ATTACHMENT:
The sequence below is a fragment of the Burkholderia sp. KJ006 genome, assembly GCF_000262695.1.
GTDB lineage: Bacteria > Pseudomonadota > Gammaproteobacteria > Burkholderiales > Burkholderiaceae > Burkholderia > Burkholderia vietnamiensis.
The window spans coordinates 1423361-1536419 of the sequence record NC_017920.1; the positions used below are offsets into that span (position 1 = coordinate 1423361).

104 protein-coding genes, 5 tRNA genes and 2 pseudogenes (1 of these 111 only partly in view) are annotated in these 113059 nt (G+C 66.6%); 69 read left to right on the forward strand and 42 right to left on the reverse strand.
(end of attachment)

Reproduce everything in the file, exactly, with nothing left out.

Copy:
The sequence below is a fragment of the Burkholderia sp. KJ006 genome, assembly GCF_000262695.1.
GTDB lineage: Bacteria > Pseudomonadota > Gammaproteobacteria > Burkholderiales > Burkholderiaceae > Burkholderia > Burkholderia vietnamiensis.
The window spans coordinates 1423361-1536419 of the sequence record NC_017920.1; the positions used below are offsets into that span (position 1 = coordinate 1423361).

104 protein-coding genes, 5 tRNA genes and 2 pseudogenes (1 of these 111 only partly in view) are annotated in these 113059 nt (G+C 66.6%); 69 read left to right on the forward strand and 42 right to left on the reverse strand.